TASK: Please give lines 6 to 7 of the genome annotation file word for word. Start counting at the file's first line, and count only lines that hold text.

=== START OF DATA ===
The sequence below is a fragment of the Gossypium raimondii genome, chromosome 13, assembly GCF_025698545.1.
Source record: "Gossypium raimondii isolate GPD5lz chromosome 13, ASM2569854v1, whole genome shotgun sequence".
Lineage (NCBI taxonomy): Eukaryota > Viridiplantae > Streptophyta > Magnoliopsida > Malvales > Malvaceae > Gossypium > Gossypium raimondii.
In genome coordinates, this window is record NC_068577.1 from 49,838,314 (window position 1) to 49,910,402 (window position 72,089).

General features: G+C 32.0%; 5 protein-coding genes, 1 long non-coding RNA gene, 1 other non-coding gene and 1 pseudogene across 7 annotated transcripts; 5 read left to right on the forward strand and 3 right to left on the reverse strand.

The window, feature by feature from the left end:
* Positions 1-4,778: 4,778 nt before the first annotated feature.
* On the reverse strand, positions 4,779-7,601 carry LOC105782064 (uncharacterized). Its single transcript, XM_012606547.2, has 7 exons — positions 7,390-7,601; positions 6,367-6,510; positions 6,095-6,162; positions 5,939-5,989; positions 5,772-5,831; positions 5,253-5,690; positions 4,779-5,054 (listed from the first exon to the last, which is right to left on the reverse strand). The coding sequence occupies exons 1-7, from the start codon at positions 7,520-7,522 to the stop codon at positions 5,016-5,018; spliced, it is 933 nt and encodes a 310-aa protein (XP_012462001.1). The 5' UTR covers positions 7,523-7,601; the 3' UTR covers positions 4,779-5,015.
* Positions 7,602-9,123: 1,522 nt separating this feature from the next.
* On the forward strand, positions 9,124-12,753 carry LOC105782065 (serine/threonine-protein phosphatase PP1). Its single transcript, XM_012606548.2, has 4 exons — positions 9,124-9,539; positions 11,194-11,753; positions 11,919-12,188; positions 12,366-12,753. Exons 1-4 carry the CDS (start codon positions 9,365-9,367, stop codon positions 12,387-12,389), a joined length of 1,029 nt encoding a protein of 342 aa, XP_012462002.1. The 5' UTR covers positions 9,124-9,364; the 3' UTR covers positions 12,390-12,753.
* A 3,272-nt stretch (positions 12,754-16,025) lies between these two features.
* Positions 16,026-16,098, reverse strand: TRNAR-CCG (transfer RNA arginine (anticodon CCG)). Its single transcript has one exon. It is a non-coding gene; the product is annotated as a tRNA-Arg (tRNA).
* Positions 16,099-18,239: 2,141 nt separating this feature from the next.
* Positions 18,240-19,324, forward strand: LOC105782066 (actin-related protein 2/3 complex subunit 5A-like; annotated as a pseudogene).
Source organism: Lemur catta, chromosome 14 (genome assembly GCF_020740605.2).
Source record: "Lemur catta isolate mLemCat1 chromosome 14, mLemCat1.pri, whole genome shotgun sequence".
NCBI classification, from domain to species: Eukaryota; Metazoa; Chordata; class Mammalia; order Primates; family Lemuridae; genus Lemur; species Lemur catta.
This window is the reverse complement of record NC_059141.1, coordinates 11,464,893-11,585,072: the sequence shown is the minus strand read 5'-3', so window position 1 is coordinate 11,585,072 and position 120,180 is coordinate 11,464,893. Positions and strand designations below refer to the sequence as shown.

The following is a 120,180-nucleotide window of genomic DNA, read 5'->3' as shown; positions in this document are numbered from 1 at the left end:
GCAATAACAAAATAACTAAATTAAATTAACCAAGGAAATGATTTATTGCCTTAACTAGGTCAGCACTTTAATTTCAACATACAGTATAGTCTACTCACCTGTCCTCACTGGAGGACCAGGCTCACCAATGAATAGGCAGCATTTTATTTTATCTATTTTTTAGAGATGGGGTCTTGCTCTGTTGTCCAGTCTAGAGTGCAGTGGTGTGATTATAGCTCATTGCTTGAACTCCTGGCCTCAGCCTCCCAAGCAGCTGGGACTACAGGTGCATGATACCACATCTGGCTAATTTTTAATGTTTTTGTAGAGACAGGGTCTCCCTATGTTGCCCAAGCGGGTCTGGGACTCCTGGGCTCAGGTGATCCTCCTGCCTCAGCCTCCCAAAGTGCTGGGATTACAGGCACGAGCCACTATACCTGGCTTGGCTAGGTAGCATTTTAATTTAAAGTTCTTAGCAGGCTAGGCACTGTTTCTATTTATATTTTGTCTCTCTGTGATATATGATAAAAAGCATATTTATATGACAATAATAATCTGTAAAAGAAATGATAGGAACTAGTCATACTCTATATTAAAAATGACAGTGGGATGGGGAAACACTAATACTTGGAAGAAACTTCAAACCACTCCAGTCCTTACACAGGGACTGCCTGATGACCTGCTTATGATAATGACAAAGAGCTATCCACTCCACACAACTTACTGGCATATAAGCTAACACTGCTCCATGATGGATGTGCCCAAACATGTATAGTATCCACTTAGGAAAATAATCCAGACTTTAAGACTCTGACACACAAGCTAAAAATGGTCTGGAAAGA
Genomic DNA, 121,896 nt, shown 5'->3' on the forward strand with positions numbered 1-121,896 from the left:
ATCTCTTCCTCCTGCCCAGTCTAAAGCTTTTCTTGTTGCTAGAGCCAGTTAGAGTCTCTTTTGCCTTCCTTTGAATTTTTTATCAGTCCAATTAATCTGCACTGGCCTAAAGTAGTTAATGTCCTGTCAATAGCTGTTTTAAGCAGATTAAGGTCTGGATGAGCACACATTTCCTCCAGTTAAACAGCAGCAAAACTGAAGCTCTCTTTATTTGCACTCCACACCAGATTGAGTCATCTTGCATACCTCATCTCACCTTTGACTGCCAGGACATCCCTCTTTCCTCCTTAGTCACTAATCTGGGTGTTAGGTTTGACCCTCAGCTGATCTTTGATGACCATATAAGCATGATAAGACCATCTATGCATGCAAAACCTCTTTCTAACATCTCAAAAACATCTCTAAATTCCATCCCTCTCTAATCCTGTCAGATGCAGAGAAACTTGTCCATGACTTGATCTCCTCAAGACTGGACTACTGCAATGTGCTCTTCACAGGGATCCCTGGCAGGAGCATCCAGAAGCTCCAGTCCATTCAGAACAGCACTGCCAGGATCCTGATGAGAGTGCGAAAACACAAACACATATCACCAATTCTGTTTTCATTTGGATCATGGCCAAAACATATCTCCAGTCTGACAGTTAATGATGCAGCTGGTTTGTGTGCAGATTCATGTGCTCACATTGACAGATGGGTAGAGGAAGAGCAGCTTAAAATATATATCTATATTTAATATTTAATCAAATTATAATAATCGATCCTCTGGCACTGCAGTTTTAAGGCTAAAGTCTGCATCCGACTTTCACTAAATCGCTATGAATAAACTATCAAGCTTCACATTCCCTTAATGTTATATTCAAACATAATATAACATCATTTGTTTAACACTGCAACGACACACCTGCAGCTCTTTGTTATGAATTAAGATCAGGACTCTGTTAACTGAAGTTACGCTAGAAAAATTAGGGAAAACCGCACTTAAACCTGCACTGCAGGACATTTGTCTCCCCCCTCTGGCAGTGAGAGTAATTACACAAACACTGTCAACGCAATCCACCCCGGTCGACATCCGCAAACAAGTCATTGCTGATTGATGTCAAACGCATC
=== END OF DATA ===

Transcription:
The window, feature by feature from the left end:
* Positions 1-4,778: 4,778 nt before the first annotated feature.